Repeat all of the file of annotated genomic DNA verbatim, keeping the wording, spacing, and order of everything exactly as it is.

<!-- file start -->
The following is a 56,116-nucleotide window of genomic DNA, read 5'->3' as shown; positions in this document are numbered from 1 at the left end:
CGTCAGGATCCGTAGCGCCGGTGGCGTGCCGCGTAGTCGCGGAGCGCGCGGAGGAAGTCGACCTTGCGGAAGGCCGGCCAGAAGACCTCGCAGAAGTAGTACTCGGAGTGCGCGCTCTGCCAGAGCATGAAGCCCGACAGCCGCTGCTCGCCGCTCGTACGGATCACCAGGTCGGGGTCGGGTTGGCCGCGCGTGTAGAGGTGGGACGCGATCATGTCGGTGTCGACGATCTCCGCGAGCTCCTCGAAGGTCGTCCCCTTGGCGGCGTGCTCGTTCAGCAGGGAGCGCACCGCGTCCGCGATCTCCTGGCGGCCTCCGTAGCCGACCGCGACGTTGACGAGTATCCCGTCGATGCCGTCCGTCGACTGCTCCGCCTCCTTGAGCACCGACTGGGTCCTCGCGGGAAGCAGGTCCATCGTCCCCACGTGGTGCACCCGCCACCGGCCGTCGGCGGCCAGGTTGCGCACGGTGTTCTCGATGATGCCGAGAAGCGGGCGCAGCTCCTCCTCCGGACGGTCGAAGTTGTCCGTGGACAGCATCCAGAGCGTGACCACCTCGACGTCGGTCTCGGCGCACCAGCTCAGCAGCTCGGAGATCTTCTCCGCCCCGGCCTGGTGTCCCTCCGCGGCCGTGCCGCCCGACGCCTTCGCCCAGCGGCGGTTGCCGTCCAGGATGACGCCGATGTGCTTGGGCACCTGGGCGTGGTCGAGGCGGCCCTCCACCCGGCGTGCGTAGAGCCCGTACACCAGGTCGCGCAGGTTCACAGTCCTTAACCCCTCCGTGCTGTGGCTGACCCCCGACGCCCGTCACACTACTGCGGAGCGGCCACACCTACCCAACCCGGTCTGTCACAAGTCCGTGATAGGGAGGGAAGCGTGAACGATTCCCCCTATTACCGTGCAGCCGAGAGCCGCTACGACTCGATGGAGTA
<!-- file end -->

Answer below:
The following is a 56,116-nucleotide window of genomic DNA, read 5'->3' as shown; positions in this document are numbered from 1 at the left end:
CGTCAGGATCCGTAGCGCCGGTGGCGTGCCGCGTAGTCGCGGAGCGCGCGGAGGAAGTCGACCTTGCGGAAGGCCGGCCAGAAGACCTCGCAGAAGTAGTACTCGGAGTGCGCGCTCTGCCAGAGCATGAAGCCCGACAGCCGCTGCTCGCCGCTCGTACGGATCACCAGGTCGGGGTCGGGTTGGCCGCGCGTGTAGAGGTGGGACGCGATCATGTCGGTGTCGACGATCTCCGCGAGCTCCTCGAAGGTCGTCCCCTTGGCGGCGTGCTCGTTCAGCAGGGAGCGCACCGCGTCCGCGATCTCCTGGCGGCCTCCGTAGCCGACCGCGACGTTGACGAGTATCCCGTCGATGCCGTCCGTCGACTGCTCCGCCTCCTTGAGCACCGACTGGGTCCTCGCGGGAAGCAGGTCCATCGTCCCCACGTGGTGCACCCGCCACCGGCCGTCGGCGGCCAGGTTGCGCACGGTGTTCTCGATGATGCCGAGAAGCGGGCGCAGCTCCTCCTCCGGACGGTCGAAGTTGTCCGTGGACAGCATCCAGAGCGTGACCACCTCGACGTCGGTCTCGGCGCACCAGCTCAGCAGCTCGGAGATCTTCTCCGCCCCGGCCTGGTGTCCCTCCGCGGCCGTGCCGCCCGACGCCTTCGCCCAGCGGCGGTTGCCGTCCAGGATGACGCCGATGTGCTTGGGCACCTGGGCGTGGTCGAGGCGGCCCTCCACCCGGCGTGCGTAGAGCCCGTACACCAGGTCGCGCAGGTTCACAGTCCTTAACCCCTCCGTGCTGTGGCTGACCCCCGACGCCCGTCACACTACTGCGGAGCGGCCACACCTACCCAACCCGGTCTGTCACAAGTCCGTGATAGGGAGGGAAGCGTGAACGATTCCCCCTATTACCGTGCAGCCGAGAGCCGCTACGACTCGATGGAGTA